When most investors are asked to name the world's best-known stock-picker, Warren Buffett gets a frequent mention -- and well he should. His Berkshire Hathaway portfolio has regularly outperformed the broad market since it was turned into the publicly traded entity it is today back in the 1960s.

The Oracle of Omaha isn't the only investment wizard worth listening to, however. Fidelity's former guru Peter Lynch has proven himself as well and has some solid tips to pass along. Indeed, fans and followers of Lynch's advice have good reason to look at Home Depot (NYSE:HD), Tractor Supply (NASDAQ:TSCO), and Bed Bath & Beyond (NASDAQ:BBBY), as each name aligns with at least one of his most-repeated stock-picking tips.

Let's take a look at these three stocks that Peter Lynch would love.

Various paper stock certificates.

Image source: Getty Images.

1. Home Depot: Investing for the long run

Lynch is well aware that the search for near-term gains that consistently beat the market is a sucker's game. As he voiced it so plainly in his book One Up On Wall Street: "The typical big winner ... generally takes three to ten years to play out."

Enter home improvement retailer Home Depot. No, it's certainly not the sexiest stock available to shareholders right now. Even in a good (normal) year, the company's top-line growth struggles to exceed single digits. Profit growth has fared considerably better, but even that progress has slowed in recent years as the marketplace approaches saturation. 

For a relatively boring business, though, Home Depot shares have performed surprisingly well. The stock's gained more than 600% over the course of the past 10 years.

The curious part of Home Depot's history? Any investors who stepped into it in the late 1990s weren't back at breakeven levels again until 2012. That's a 12-year span during which the company itself performed well enough, but the stock didn't. In this case, it took more than Peter Lynch's suggestion that investors needed to give a company up to 10 years to fully pay off. It was certainly worth the wait, though, for shareholders willing to hang on for the second 10-year stretch following the stock's peak in 2000.

Of course, the coming 10 years may not be as fruitful for investors as the past 10 have been. Or maybe they will be. The homebuilding industry has proven surprisingly resilient even in the shadow of the COVID-19 pandemic. Homebuilder confidence reached a record level this month after breaking a previous record in October. While that demand frenzy will eventually cool, the home improvement and remodel market is pretty perpetual. Only once since 2010 has Harvard's Joint Center for Housing Studies indicated that home improvement and repair spending has not grown in any given year, even including this difficult year.

2. Tractor Supply: Look behind the obvious -- think small

It's easy to be enamored by stocks of companies you know, buy from, and hear about from the media. And to be fair, many of these companies deserve the attention they're getting. This year's biggest large-cap winners include Amazon, FedEx, and PayPal, which have helped facilitate consumerism while the pandemic has people stuck at home.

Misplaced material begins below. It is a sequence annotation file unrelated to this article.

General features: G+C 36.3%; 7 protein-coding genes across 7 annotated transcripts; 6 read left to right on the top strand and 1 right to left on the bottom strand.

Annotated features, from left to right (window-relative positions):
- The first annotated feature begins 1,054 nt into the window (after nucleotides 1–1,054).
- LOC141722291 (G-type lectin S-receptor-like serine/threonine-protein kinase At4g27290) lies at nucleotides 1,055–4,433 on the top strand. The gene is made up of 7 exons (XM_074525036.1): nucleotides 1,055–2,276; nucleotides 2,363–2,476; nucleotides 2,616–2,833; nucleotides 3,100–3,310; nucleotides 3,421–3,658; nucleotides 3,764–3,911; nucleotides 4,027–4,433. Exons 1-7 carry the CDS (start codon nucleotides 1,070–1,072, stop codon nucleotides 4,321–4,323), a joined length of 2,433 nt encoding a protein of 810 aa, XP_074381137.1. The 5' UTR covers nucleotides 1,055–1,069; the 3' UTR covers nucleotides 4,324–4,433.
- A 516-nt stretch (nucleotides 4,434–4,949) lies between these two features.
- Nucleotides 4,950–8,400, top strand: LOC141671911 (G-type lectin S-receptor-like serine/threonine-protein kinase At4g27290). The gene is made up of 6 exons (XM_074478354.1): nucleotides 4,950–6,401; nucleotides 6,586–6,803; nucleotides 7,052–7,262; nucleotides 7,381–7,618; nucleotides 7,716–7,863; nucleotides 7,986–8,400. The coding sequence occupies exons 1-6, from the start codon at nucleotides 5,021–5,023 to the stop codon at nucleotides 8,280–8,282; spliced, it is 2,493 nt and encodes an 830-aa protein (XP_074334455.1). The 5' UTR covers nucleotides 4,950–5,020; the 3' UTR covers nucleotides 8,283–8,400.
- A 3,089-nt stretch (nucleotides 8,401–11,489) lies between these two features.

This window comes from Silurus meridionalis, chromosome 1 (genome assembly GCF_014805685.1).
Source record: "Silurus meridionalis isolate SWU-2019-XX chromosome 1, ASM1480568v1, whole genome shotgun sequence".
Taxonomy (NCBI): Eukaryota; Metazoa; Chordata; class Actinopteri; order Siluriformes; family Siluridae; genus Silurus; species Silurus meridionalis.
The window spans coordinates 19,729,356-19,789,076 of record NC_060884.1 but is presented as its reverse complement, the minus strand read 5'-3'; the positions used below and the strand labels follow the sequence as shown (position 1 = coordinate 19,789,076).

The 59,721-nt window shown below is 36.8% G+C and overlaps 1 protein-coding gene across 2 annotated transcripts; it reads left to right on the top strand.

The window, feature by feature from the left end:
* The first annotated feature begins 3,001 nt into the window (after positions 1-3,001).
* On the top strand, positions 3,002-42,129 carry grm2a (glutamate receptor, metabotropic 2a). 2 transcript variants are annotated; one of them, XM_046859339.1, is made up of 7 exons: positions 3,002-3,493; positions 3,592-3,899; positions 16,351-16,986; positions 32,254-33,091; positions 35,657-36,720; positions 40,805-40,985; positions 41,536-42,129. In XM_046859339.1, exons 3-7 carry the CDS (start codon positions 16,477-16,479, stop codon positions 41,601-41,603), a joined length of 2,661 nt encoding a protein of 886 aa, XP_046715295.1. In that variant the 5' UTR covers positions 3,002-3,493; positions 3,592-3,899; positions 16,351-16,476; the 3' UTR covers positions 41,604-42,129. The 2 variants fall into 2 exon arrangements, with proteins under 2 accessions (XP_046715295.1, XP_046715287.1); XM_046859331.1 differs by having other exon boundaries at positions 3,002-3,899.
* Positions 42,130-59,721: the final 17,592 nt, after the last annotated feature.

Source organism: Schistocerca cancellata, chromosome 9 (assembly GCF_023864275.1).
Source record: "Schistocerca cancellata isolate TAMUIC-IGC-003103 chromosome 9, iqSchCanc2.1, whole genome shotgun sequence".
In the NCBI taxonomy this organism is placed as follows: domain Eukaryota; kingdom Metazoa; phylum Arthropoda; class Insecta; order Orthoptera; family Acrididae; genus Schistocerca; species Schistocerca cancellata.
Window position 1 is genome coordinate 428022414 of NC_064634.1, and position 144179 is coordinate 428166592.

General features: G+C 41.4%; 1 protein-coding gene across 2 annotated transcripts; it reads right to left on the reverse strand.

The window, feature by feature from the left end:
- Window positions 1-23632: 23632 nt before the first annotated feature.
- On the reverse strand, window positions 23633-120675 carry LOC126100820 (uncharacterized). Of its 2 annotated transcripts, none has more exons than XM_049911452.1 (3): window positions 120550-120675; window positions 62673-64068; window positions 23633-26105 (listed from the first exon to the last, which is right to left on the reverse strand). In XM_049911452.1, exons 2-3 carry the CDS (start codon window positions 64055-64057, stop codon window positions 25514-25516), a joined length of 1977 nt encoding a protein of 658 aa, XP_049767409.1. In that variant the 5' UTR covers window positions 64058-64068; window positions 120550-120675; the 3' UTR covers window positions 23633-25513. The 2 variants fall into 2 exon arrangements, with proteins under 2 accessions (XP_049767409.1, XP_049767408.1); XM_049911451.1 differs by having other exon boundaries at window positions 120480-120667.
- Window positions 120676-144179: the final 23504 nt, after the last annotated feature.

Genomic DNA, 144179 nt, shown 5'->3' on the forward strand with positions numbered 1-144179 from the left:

There's a big winner in this high-performance pile that most investors have probably never even heard of, however. That's Rollins (NYSE:ROL). Shares of this pest control company have rallied 74% since the end of 2019. You read that right -- an exterminator stock has dished out big double-digit, tech-like gains. It's fairly safe to say nobody saw it coming.

The big gain probably didn't come as a huge surprise to Peter Lynch and his acolytes, though. As he noted, "If I could avoid a single stock, it would be the hottest stock in the hottest industry." His point is that investors should be willing to look off the beaten path at smaller outfits.

This line of thinking puts a name like Tractor Supply in focus, and in play. It's a retailer, but not on the same undertow that's bankrupting many apparel stores. The company sells gardening and farm supplies. Its top line was up a little over 5% last year, but year-to-date revenue is higher to the tune of 25% in 2020 as consumers have embraced self-sufficiency. It's now modeling annual top-line growth of between 6% and 7% for the next three to five years, which for a retailer isn't bad at all.

3. Bed Bath & Beyond: Accept uncertainty

Finally, add home goods retailer Bed Bath & Beyond to your list of stocks Peter Lynch would probably suggest.

Yes, this is the same Bed Bath & Beyond that's been slowly slipping into trouble since 2014 when sales growth slowed dramatically. By early last year, it was in an outright decline, leading to the ouster of CEO Steven Temares. Former Target executive Mark Tritton took the helm in October of 2019, but by that time, the market had largely given up all hope for a turnaround.

That was a big mistake. Sales during the quarter ending in August were only down 1% year over year, despite challenges related to the pandemic, and despite the sale of its One Kings Lane brand of home goods. Per-share earnings were up 47% year over year, and margins improved by a couple of percentage points. The company was able to adapt to the challenging environment by expanding its e-commerce platform, which drove online sales higher by 89% year over year.

Sure, last quarter might have been a fluke. One quarter does not make a trend. On the other hand, all big turnarounds start with that one pivotal quarter. As Peter Lynch explains: "Things are never clear until it's too late."

This article represents the opinion of the writer, who may disagree with the “official” recommendation position of a Motley Fool premium advisory service. We’re motley! Questioning an investing thesis -- even one of our own -- helps us all think critically about investing and make decisions that help us become smarter, happier, and richer.